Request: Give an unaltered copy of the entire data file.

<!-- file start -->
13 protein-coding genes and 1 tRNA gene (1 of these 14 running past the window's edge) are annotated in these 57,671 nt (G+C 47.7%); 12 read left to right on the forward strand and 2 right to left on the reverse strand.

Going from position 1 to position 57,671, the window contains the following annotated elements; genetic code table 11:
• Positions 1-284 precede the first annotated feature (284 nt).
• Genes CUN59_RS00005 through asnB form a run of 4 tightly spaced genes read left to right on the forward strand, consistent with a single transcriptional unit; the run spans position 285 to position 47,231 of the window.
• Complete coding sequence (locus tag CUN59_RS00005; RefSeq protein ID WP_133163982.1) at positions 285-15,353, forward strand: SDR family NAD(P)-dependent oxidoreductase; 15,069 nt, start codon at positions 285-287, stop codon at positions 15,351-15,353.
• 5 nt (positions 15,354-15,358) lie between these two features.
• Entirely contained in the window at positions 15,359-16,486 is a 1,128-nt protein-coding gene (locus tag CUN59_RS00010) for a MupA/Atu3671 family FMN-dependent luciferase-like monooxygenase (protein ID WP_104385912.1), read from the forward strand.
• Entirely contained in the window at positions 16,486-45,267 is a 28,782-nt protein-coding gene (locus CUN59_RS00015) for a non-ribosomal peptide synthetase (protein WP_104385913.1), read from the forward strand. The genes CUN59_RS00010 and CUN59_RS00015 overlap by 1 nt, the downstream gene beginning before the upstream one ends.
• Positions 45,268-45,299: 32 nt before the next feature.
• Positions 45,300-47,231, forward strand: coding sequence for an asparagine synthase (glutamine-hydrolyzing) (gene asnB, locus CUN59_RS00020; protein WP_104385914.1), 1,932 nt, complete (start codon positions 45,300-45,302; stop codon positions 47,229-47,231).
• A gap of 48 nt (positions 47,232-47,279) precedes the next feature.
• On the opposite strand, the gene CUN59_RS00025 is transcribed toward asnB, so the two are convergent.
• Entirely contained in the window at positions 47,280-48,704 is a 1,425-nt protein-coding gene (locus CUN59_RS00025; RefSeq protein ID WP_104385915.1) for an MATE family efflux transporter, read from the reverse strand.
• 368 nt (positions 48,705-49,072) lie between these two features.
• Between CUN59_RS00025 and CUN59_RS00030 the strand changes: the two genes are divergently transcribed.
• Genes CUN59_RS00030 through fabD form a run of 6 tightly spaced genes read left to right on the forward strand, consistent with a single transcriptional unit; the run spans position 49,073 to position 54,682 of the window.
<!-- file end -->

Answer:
13 protein-coding genes and 1 tRNA gene (1 of these 14 running past the window's edge) are annotated in these 57,671 nt (G+C 47.7%); 12 read left to right on the forward strand and 2 right to left on the reverse strand.

Going from position 1 to position 57,671, the window contains the following annotated elements; genetic code table 11:
• Positions 1-284 precede the first annotated feature (284 nt).
• Genes CUN59_RS00005 through asnB form a run of 4 tightly spaced genes read left to right on the forward strand, consistent with a single transcriptional unit; the run spans position 285 to position 47,231 of the window.
• Complete coding sequence (locus tag CUN59_RS00005; RefSeq protein ID WP_133163982.1) at positions 285-15,353, forward strand: SDR family NAD(P)-dependent oxidoreductase; 15,069 nt, start codon at positions 285-287, stop codon at positions 15,351-15,353.
• 5 nt (positions 15,354-15,358) lie between these two features.
• Entirely contained in the window at positions 15,359-16,486 is a 1,128-nt protein-coding gene (locus tag CUN59_RS00010) for a MupA/Atu3671 family FMN-dependent luciferase-like monooxygenase (protein ID WP_104385912.1), read from the forward strand.
• Entirely contained in the window at positions 16,486-45,267 is a 28,782-nt protein-coding gene (locus CUN59_RS00015) for a non-ribosomal peptide synthetase (protein WP_104385913.1), read from the forward strand. The genes CUN59_RS00010 and CUN59_RS00015 overlap by 1 nt, the downstream gene beginning before the upstream one ends.
• Positions 45,268-45,299: 32 nt before the next feature.
• Positions 45,300-47,231, forward strand: coding sequence for an asparagine synthase (glutamine-hydrolyzing) (gene asnB, locus CUN59_RS00020; protein WP_104385914.1), 1,932 nt, complete (start codon positions 45,300-45,302; stop codon positions 47,229-47,231).
• A gap of 48 nt (positions 47,232-47,279) precedes the next feature.
• On the opposite strand, the gene CUN59_RS00025 is transcribed toward asnB, so the two are convergent.
• Entirely contained in the window at positions 47,280-48,704 is a 1,425-nt protein-coding gene (locus CUN59_RS00025; RefSeq protein ID WP_104385915.1) for an MATE family efflux transporter, read from the reverse strand.
• 368 nt (positions 48,705-49,072) lie between these two features.
• Between CUN59_RS00025 and CUN59_RS00030 the strand changes: the two genes are divergently transcribed.
• Genes CUN59_RS00030 through fabD form a run of 6 tightly spaced genes read left to right on the forward strand, consistent with a single transcriptional unit; the run spans position 49,073 to position 54,682 of the window.